Required to remain quiet while his grandmother lies ill in bed, four-year-old Richard Wright becomes bored and begins playing with fire near the curtains, leading to his accidentally burning down the family home in Natchez, Mississippi. In fear,Required to remain quiet while his grandmother lies ill in bed, four-year-old Richard Wright becomes bored and begins playing with fire near the curtains, leading to his accidentally burning down the family home in Natchez, Mississippi. In fear, Richard hides under the burning house. His father, Nathan, retrieves him from his hiding place. Then, his mother, Ella, beats him so severely that he loses consciousness and falls ill.
Nathan abandons the family to live with another woman while Richard and his brother, Alan, are still very young. Without Nathan’s financial support, the Wrights fall into poverty and perpetual hunger. Richard closely associates his family’s hardship—and particularly their hunger—with his father and therefore grows bitter toward him.
For the next few years, Ella struggles to raise her children in Memphis, Tennessee. Her long hours of work leave her little time to supervise Richard and his brother. Not surprisingly, Richard gets into all sorts of trouble, spying on people in outhouses and becoming a regular at the local saloon—and an alcoholic—by the age of six. Ella’s worsening health prevents her from raising two children by herself and often leaves her unable to work. During these times, Richard does whatever odd jobs a child can do to bring in some money for the family. School is hardly an option for him. At one point, the family’s troubles are so severe that Ella must place her children in an orphanage for a few weeks.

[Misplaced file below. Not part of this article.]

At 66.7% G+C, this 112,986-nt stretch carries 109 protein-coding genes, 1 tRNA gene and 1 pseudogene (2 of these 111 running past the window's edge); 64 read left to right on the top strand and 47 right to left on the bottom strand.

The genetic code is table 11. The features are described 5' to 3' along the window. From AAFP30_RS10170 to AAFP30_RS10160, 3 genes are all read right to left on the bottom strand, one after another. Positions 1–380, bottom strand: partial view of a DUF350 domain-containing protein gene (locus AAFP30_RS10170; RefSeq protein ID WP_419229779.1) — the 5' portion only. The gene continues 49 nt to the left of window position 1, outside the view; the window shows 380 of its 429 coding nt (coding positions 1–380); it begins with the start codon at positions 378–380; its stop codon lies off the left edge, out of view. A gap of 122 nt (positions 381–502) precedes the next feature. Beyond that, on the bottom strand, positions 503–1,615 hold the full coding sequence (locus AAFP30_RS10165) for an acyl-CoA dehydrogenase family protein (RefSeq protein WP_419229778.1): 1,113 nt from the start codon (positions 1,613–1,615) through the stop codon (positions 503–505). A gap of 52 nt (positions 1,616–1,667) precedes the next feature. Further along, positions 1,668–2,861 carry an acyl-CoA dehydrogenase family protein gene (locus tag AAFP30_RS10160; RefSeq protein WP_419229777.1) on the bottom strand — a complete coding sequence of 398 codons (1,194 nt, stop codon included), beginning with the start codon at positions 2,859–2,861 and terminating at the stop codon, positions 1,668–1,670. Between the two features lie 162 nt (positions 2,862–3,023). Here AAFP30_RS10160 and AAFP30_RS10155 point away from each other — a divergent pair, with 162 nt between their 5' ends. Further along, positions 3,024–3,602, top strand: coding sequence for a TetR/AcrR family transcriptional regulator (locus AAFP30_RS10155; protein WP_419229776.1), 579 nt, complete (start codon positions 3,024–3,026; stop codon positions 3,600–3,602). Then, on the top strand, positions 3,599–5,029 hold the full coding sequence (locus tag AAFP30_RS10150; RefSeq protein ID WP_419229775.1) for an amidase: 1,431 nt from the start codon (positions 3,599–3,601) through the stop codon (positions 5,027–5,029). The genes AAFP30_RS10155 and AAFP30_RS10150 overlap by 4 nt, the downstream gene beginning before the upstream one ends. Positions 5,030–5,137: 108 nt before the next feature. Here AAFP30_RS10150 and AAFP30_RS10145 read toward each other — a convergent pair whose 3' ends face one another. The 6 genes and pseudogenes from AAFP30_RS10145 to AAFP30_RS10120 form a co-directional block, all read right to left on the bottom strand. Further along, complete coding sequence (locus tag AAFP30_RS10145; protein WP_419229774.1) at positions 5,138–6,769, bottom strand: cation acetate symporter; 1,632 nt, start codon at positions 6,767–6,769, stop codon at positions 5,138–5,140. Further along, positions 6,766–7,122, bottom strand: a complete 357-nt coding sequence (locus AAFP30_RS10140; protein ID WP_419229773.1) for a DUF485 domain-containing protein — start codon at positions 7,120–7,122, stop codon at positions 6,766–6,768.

Life improves when Ella moves to Elaine, Arkansas, to live with her sister, Maggie, and her sister’s husband, Hoskins. Hoskins runs a successful saloon, so there is always plenty of food to eat, a condition that Richard greatly appreciates but to which he cannot accustom himself. Soon, however, white jealousy of Hoskins’s business success reaches a peak, as local white men kill Hoskins and threaten the rest of his family. Ella and Maggie flee with the two boys to West Helena, Arkansas. There, the two sisters’ combined wages make life easier than it had been in Memphis. -Wikipedia